When music and lyrics are an ode

August 24, 2018

There are many unlikely places where composers get inspiration for their music and lyrics. Usually, unless the artist talks about it, listeners don’t know the inspiration for the lyrics and music they make, but there are times when the sources of inspiration for the music and lyrics can be easily deciphered just by looking at the words and plot of the lyrics of the song. Beyond the lyrics, there are certain moments when the inspiration for the songs is probably proclaimed for all to see. This usually happens when artists title their songs after the names.

There are countless examples of songs titled after names. Usually, the names are not real names of people but reflect how the music came about and the lyrics of the music. Michael Jackson’s famous Billie Jean, for example, speaks of an experience of Michael, of a woman who claims that her son was Jackson’s and the lyrics make an obvious reference to a series of real-life events. Therefore, although Billie Jean does not bear the name of a real person, the lyrics reflect the source of inspiration for writing the song. Of course, the composition and the relationship between the title and the lyrics of these songs do not always work in the same way.

There are a number of songs, for example, where the title of the song is also the person to whom the singer refers. A good example of this is Adrienne from The Calling. The speaker (or singer) is clearly speaking directly to the titular woman Adrienne in the lyrics of this song. In fact, the name Adrienne appeared in the lyrics on more than one occasion (the choir of the lyrics): Adrienne thought I knew you / Once again you used me you used me / Adrienne should have left you / Long before you used me you used me).

There is also the whole opposite type of songs, where the title person in the song has very little to do with the lyrics and the song itself. Mika’s song, Grace Kelly, is an example. Some of the lyrics of the song say something like that: I try to be like Grace Kelley / But all her looks were too sad. Now, obviously, the headline Grace Kelly is a real person who was an American actress who married the Prince of Monaco, Rainier III, and became Princess Grace of Monaco. There are a number of songs that were also titled after the names of real people, such as Kurt Cobain of Proof and Seymour Stein of Belle and Sebastian.

Giving a song a label with an individual’s name is considered a technique for writing lyrics. Most of the time, the name in the title has nothing to do with a real individual; therefore, the name is generally not found in the lyrics of the songs. The name, instead of referring to a particular person, actually refers to the meaning of the lyrics of the song and can be for anyone who can relate to it. Adrienne in the lyrics and title of The Calling could be anyone, for example.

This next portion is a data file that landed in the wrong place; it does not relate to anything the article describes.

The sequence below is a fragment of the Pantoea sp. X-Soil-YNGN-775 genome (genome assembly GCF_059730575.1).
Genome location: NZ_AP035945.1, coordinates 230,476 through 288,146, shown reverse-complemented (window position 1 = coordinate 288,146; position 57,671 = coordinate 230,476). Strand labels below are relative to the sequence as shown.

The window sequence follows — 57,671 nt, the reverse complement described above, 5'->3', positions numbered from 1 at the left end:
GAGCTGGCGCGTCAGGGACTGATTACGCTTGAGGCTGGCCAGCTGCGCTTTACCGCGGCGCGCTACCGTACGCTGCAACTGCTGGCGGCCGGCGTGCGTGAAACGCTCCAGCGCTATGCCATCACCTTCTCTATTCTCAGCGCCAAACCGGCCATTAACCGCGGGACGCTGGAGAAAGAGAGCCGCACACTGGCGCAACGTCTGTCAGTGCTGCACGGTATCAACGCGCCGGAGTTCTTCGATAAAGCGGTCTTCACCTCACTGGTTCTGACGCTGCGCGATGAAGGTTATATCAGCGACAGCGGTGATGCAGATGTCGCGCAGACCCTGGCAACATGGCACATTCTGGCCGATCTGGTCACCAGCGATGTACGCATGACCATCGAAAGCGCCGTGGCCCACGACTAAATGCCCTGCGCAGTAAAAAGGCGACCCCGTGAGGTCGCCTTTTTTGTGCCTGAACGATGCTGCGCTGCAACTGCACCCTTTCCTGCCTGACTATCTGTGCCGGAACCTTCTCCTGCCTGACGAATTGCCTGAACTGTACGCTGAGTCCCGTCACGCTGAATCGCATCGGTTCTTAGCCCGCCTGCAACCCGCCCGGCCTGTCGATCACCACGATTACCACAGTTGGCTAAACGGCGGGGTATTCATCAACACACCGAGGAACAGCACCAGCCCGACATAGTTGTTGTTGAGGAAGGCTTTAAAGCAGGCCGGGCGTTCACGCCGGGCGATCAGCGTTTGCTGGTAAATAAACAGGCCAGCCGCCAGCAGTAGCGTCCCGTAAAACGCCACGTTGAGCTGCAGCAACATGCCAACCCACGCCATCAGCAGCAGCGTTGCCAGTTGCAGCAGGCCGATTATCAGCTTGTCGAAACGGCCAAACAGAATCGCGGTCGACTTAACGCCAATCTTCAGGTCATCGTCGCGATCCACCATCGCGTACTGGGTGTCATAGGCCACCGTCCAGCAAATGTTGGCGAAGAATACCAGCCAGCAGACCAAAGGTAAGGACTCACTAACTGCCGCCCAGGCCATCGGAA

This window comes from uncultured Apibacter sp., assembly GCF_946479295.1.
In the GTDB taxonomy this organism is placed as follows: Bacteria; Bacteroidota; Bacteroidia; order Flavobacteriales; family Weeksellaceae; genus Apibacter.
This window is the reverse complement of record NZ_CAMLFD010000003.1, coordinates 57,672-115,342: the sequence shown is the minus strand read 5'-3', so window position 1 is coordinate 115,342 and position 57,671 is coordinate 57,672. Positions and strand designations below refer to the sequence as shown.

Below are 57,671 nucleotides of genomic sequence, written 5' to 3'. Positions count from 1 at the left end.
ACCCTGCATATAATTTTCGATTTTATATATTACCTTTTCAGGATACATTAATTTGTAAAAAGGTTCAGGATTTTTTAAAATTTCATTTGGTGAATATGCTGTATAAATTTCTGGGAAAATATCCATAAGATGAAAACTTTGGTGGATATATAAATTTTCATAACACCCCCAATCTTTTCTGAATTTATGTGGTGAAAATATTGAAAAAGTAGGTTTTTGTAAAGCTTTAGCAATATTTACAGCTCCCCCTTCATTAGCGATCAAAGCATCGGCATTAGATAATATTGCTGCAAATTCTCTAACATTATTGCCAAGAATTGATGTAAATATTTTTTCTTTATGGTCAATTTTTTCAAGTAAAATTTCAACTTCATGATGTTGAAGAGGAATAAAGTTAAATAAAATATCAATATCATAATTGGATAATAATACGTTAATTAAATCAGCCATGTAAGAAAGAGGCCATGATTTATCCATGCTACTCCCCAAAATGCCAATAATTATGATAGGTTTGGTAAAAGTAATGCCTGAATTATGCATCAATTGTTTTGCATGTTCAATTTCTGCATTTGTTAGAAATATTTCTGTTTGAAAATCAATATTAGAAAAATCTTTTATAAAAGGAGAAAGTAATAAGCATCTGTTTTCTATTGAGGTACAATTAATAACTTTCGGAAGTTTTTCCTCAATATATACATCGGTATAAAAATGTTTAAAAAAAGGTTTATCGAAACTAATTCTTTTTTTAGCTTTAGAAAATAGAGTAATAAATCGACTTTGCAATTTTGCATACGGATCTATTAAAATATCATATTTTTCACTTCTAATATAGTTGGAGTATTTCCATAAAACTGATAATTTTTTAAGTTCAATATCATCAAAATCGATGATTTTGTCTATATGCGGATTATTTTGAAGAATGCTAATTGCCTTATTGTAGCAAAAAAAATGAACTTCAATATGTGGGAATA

Personalized Ode is a specialized piece of music created by a well-known composer in honor of a person, country, martyr, etc. This means that you have to take the song and adapt the lyrics or melody to the intended purpose. Depending on what you plan to devote your ode to, the lyrics can be changed to suit the occasion. It can be a birthday, a wedding, or a tribute if a person leaves.

Time, effort and dedication are needed to create a personalized ode. It would be advisable to turn to the services of “creators” of music, these are people who know how to rework a piece of music to suit the intended occasion. The effect of the song should also be taken into account because we want it to have an immediate impact, as well as for the audience to be able to recognize the composer.

“Beethoven’s “Ode to Joy” is one of such great examples, a masterpiece that cannot go unnoticed. This work was often used as a personalized ode, but not in the way it was meant to be used, although it was used as a symbol or to speak on several occasions. In advertising, large companies use ode as the epitome of security, size, stability, and harmony.

When you hear the ode of personalization, you first refer it to its original composer, but after a few auditions, then and only then do you refer it to the business intention for which it is intended. Now you associate it with the company and brand that is currently being advertised. Such memory speculation serves only as mass manipulation and often these companies achieve their goal.

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